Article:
American Influence Of Jazz Music
The Jazz music sensation began to rub off on other parts of the world which encourages the experimentation of melding their familiar sounds with the essence of Jazz. In Europe’s country in the Region of France came the Quintette Du Hot Club de France who was responsible for the making of the early “Gypsy Jazz”.
The Belgian guitarist Django Reinhardt created gypsy jazz by mixing the style of French Musette which was used in the dance halls, eastern European Folk known as Jazz Manouche, and American swing of the 1930’s. The sound was developed by instruments from the string family which are a steel string guitar, violin, and an upright bass. The atmosphere of the Jazz music is seductive with sudden unpredictable twists, and accelerating rhythms. The French artist Bireli Lagrene plays this unique music with old elements of the past.
Another style of Jazz music that allowed the musicians to express themselves freely was the invention of Avant-garde or free Jazz music. Both of these styles stemmed from the Bebop era, yet produced a relaxed form of harmonic and rhythmic music in the 1940’s and 1950’s. The musicians John Coltrane, Dewey Redman, Charles Mingus, Sun Ra, Sam Rivers, Ornette Coleman and many more were the creators of the free Jazz music. Between the 1960’s and 1970’s the Latin musicians created the Afro-Cuban and Brazilian Jazz Music styles after Bebop musicians Dizzy Gillespie and Billy Taylor cultivated it.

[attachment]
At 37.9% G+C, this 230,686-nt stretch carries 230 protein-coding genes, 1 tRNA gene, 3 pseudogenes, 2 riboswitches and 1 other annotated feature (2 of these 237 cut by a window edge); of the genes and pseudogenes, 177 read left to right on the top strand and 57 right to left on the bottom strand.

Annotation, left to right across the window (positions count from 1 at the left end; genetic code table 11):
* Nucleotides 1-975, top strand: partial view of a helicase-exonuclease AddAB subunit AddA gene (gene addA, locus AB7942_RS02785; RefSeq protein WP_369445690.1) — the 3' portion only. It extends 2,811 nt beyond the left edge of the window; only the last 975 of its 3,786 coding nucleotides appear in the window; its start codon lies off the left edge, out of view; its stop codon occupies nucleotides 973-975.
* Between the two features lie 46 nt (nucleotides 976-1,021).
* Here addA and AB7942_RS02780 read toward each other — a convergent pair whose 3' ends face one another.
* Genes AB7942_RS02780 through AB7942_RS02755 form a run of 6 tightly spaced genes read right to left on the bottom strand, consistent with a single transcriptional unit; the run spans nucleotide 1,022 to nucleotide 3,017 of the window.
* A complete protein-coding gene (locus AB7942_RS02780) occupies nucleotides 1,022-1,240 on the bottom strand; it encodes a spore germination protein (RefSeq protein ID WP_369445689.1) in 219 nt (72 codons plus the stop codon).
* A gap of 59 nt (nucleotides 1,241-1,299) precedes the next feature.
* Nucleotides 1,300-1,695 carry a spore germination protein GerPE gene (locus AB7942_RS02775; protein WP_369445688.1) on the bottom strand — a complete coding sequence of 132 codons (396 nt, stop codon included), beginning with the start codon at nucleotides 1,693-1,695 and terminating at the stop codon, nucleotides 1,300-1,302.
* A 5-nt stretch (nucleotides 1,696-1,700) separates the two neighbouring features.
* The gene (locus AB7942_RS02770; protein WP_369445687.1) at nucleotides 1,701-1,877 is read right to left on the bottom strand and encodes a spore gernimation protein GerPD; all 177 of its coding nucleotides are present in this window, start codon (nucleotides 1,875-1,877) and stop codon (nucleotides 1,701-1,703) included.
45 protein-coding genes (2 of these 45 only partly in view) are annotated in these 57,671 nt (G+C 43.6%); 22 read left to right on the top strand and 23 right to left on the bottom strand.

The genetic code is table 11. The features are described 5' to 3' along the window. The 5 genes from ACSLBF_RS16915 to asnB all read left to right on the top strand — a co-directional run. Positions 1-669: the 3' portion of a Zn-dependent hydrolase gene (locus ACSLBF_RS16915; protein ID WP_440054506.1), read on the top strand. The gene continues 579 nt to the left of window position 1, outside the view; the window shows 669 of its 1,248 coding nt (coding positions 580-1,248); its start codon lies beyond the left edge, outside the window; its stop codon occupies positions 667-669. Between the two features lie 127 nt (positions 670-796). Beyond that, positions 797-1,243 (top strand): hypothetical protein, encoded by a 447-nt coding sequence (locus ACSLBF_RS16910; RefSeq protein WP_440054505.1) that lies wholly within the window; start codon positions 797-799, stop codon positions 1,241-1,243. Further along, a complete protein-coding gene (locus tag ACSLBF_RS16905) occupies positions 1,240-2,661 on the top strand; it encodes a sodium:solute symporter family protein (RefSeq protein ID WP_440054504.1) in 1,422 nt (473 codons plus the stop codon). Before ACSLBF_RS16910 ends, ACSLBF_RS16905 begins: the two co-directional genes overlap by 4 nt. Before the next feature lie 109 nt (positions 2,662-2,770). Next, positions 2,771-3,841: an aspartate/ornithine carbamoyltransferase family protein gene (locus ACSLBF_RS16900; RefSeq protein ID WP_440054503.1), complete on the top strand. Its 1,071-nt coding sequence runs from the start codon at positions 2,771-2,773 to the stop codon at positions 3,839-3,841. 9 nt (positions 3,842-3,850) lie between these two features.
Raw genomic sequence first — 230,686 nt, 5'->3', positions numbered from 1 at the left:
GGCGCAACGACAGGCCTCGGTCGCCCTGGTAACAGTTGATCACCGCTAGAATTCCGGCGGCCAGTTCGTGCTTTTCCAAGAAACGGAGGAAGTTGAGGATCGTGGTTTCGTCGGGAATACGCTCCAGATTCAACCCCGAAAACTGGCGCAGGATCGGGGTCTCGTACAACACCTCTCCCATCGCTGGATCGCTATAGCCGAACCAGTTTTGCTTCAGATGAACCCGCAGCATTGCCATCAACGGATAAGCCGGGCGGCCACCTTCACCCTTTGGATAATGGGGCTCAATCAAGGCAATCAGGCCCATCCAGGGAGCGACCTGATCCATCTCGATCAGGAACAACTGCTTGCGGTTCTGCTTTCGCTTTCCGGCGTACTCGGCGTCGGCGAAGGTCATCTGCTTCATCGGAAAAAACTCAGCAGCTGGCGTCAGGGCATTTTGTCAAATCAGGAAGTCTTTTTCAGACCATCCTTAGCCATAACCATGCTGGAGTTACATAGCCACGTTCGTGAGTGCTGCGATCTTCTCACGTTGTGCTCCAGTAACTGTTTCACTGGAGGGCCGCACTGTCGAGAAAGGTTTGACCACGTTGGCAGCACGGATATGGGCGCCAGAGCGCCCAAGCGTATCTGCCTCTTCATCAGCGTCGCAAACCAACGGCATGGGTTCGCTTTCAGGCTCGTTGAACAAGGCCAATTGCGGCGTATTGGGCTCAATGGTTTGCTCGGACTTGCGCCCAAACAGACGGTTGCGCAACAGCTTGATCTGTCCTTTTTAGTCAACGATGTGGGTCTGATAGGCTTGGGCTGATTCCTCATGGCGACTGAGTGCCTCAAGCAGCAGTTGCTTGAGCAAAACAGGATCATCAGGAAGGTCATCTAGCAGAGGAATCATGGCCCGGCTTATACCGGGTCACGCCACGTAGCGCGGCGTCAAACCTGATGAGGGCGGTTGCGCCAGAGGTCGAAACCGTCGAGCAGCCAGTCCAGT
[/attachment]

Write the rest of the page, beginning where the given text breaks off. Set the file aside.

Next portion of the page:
Gillespie and Taylor was influenced by the music of Cuban and Puerto Rican musicians Chico O’farrill, Tito Puente, Chano Pozo, Xavier Cugat, Mario Bauza and Arturo Sandoval. Jazz music expressed in a Latin interpretation was termed Bossa Nova with origins in Samba music which is a mixture of Jazz, classical and pop music from the 20th century. Bossa is a moderate sound of music with Classical harmonic structure from Europe, Samba polyrhythm’s from Brazil and cool music. The tempo of such a work is about 120 beats per minute. The instruments used in this particular sound is nylon stringed guitar, piano, high hat tap of eighths, tapping on the rim of the drum like Sade’s “Sweetest Taboo”, and a vocalist. The sound produced is a new relaxing sound where the acoustic sound of the guitar can lull one to sleep with it’s easy melodic line.
Joao Gilberto and Antonio Carlos Jobim became popular in the sixties with this style of music. The influence of Jazz music returned to the place of its origins in the religious music known as Urban Contemporary Gospel from the spirituals music. Much of spiritual music sung by southern slaves in the past has a haunting dark and mournful sound during the 1800 and 1900’s. The churches know as the sanctified or holy churches took a more happier approach by encouraging member to sing speak their personal testimonies as they celebrated with song and dance.
The sanctified artist Arizona Dranes who was a traveling pastor made recordings that would fit in many musical categories such as blues, and boogie-woogie with the use of Jazz instruments. At the time the Jazz instruments used with religious themed music were percussion and brass instruments.